The proposed Smart Aging research will be an integrated system to recognize ADL and forecast the wellness of an individual. The main objective is to fill the knowledge gap of two contextual observations (i.e. day and time) in the frequent behavior modeling and limitations with predefined activity sets for ambient assisted living (AAL) of service users. Behaviors’ may also change according to other contextual observations including seasonal, weather (or temperature) and social interaction. The metrics in performance evaluation of existing analysis models are completely derived from the machine learning domain, and they do not concern the explicit requirements of activity of daily living (ADLs) analysis such as timestamp, season and frequency of occurrence. Some of the latest activity learning models for behavioral analysis use a predefined set of ADLs and ignore the other activity functions performed by study subjects within the smart home monitoring environment. In the present research, I propose to perform research and redesign of the machine learning model by adding behavioral observations. AAL data sets would be applied to other most appropriate existing techniques Hidden Markov Model and Conditional Random Field to evaluate the performance of redefined wellness behavioral analysis model proposed by me. This objective presents the challenges of sensor data fusion and decision-making. Additionally, the research would be conducted to discover the possible data analytics solution to address the noisy sensor activation data. Two types of data noise would be filtered, anomaly behavioral patterns generated by visitors and anomaly sensor activation (data outlier) that will be generated by faulty sensors as well as the noises generated by the environment.
Driven by the enormous growth of the Internet, Internet of Things, and cloud services, the global data traffic has experienced an explosive growth that has led the optical networks to operate close to their capacity limit. Therefore, to support future capacity demands, a paradigm shift in the design of the next generation optical network is crucial. One viable solution to address this problem of high societal importance is by exploring spatial-division-multiplexing (SDM), by means of multicore and multimode optical fibers. However, exploring SDM is challenging due to a large number of degrees of freedom and complex signal interactions. Thus, aiming at address those challenges, this proposal will explore the latest advances in machine learning to enable SDM-based future optical net-works. Inspired by Google’s DeepMind AlphaGo algorithm, the main objective of this proposal is to perform research into intelligent optical networks that are able to actively learn and provide optimum performance in terms of energy efficiency and information throughput. Specific objectives are the development and experimental verifications of novel machine learning algorithms that are able to predict data traffic evolution and perform self-optimization to satisfy data traffic demands and energy efficiency.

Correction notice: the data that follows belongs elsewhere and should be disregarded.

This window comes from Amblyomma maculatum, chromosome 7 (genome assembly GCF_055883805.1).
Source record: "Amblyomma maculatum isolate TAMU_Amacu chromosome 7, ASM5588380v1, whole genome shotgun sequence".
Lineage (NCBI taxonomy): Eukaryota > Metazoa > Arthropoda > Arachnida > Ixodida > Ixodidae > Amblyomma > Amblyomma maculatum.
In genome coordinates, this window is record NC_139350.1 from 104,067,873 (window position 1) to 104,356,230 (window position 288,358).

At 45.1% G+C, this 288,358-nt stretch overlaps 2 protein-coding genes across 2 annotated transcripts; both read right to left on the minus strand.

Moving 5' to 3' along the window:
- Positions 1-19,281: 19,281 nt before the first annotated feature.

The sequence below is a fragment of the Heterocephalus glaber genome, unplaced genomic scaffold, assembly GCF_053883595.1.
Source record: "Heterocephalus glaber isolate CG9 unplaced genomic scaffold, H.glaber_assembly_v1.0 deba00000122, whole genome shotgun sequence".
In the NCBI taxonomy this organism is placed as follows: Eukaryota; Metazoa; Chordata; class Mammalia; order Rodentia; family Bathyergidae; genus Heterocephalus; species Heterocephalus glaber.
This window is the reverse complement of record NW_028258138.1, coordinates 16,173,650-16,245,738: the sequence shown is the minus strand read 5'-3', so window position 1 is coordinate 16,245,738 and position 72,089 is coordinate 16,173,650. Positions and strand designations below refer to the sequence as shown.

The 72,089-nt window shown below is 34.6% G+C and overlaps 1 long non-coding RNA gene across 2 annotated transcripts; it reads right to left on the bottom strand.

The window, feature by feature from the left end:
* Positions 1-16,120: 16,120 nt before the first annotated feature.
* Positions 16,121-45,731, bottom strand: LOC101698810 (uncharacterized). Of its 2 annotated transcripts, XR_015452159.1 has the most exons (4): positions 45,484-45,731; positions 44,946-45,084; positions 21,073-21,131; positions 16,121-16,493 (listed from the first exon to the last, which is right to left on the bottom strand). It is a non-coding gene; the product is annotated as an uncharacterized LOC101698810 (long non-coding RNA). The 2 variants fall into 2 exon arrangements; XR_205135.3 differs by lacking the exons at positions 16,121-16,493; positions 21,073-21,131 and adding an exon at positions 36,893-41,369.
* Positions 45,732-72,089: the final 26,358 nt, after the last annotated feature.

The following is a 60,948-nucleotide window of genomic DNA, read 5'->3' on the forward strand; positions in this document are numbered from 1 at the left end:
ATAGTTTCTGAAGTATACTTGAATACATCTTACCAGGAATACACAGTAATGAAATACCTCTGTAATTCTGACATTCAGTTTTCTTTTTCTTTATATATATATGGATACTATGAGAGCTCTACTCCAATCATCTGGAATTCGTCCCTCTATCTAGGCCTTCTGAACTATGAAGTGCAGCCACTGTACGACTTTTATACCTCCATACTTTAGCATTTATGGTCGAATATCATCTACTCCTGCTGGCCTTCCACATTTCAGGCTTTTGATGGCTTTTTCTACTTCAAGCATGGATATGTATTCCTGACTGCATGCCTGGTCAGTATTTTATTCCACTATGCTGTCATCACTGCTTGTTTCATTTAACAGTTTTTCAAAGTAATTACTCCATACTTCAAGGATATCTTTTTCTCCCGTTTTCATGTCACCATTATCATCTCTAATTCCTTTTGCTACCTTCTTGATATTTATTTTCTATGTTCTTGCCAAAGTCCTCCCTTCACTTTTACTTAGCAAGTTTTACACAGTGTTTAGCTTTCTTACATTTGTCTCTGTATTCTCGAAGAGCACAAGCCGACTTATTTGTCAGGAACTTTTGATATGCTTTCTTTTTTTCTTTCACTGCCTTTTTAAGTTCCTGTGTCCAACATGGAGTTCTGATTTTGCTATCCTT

By multi-model coupling, we refer to the surface coupling of a high-fidelity model to a low-fidelity model in a single simulation resulting in a spatial model adaptivity. Using the high-fidelity model for the complete simulation is computationally too expensive, while the low-fidelity model is not accurate enough. Therefore, multi-model coupling is essential for many complex applications, such as climate prediction or nuclear fusion. The fundamental challenge in multi-model coupling is, that the models are in many cases disparate, e.g. they may have different dimensionalities or different numbers of state variables. To tackle the inherent complexity, researchers in academia and industry seek strongly after a usable and scalable coupling software that is able to work with legacy and community codes. The objective of this proposal is to develop generally applicable methods for multi-model coupling and to provide them in a usable and scalable form in the coupling library preCICE.